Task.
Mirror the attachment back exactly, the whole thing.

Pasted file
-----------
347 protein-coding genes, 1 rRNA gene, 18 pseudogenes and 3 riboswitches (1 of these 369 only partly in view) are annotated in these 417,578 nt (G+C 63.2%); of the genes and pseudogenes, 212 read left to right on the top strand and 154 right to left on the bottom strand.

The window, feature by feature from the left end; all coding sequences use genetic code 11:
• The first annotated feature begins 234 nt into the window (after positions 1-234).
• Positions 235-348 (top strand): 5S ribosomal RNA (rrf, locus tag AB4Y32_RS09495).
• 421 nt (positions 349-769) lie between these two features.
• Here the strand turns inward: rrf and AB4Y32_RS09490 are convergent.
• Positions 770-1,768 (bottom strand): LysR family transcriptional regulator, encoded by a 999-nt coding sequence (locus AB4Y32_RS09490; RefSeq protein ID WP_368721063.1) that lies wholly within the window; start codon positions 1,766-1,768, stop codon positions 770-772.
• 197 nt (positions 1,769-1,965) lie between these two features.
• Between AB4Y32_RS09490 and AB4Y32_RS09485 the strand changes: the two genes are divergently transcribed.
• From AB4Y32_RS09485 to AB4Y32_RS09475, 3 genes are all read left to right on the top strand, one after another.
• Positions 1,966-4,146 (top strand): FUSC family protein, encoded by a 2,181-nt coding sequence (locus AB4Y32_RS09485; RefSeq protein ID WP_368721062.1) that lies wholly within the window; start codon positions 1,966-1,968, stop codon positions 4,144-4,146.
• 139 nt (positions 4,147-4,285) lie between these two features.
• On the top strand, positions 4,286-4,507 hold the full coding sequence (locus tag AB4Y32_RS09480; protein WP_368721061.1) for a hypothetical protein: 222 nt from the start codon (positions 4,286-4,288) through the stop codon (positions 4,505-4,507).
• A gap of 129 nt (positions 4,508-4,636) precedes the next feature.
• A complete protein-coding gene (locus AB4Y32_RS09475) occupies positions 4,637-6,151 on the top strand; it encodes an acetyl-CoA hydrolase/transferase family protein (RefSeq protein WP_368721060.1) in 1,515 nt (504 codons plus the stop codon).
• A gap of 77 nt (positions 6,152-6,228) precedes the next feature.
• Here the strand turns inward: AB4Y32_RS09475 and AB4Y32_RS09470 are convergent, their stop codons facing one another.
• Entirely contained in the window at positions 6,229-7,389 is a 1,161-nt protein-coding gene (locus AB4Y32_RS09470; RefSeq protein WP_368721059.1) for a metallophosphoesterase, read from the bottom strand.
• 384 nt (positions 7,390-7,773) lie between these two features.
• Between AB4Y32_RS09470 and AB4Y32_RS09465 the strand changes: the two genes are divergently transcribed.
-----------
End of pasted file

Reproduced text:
347 protein-coding genes, 1 rRNA gene, 18 pseudogenes and 3 riboswitches (1 of these 369 only partly in view) are annotated in these 417,578 nt (G+C 63.2%); of the genes and pseudogenes, 212 read left to right on the top strand and 154 right to left on the bottom strand.

The window, feature by feature from the left end; all coding sequences use genetic code 11:
• The first annotated feature begins 234 nt into the window (after positions 1-234).
• Positions 235-348 (top strand): 5S ribosomal RNA (rrf, locus tag AB4Y32_RS09495).
• 421 nt (positions 349-769) lie between these two features.
• Here the strand turns inward: rrf and AB4Y32_RS09490 are convergent.
• Positions 770-1,768 (bottom strand): LysR family transcriptional regulator, encoded by a 999-nt coding sequence (locus AB4Y32_RS09490; RefSeq protein ID WP_368721063.1) that lies wholly within the window; start codon positions 1,766-1,768, stop codon positions 770-772.
• 197 nt (positions 1,769-1,965) lie between these two features.
• Between AB4Y32_RS09490 and AB4Y32_RS09485 the strand changes: the two genes are divergently transcribed.
• From AB4Y32_RS09485 to AB4Y32_RS09475, 3 genes are all read left to right on the top strand, one after another.
• Positions 1,966-4,146 (top strand): FUSC family protein, encoded by a 2,181-nt coding sequence (locus AB4Y32_RS09485; RefSeq protein ID WP_368721062.1) that lies wholly within the window; start codon positions 1,966-1,968, stop codon positions 4,144-4,146.
• 139 nt (positions 4,147-4,285) lie between these two features.
• On the top strand, positions 4,286-4,507 hold the full coding sequence (locus tag AB4Y32_RS09480; protein WP_368721061.1) for a hypothetical protein: 222 nt from the start codon (positions 4,286-4,288) through the stop codon (positions 4,505-4,507).
• A gap of 129 nt (positions 4,508-4,636) precedes the next feature.
• A complete protein-coding gene (locus AB4Y32_RS09475) occupies positions 4,637-6,151 on the top strand; it encodes an acetyl-CoA hydrolase/transferase family protein (RefSeq protein WP_368721060.1) in 1,515 nt (504 codons plus the stop codon).
• A gap of 77 nt (positions 6,152-6,228) precedes the next feature.
• Here the strand turns inward: AB4Y32_RS09475 and AB4Y32_RS09470 are convergent, their stop codons facing one another.
• Entirely contained in the window at positions 6,229-7,389 is a 1,161-nt protein-coding gene (locus AB4Y32_RS09470; RefSeq protein WP_368721059.1) for a metallophosphoesterase, read from the bottom strand.
• 384 nt (positions 7,390-7,773) lie between these two features.
• Between AB4Y32_RS09470 and AB4Y32_RS09465 the strand changes: the two genes are divergently transcribed.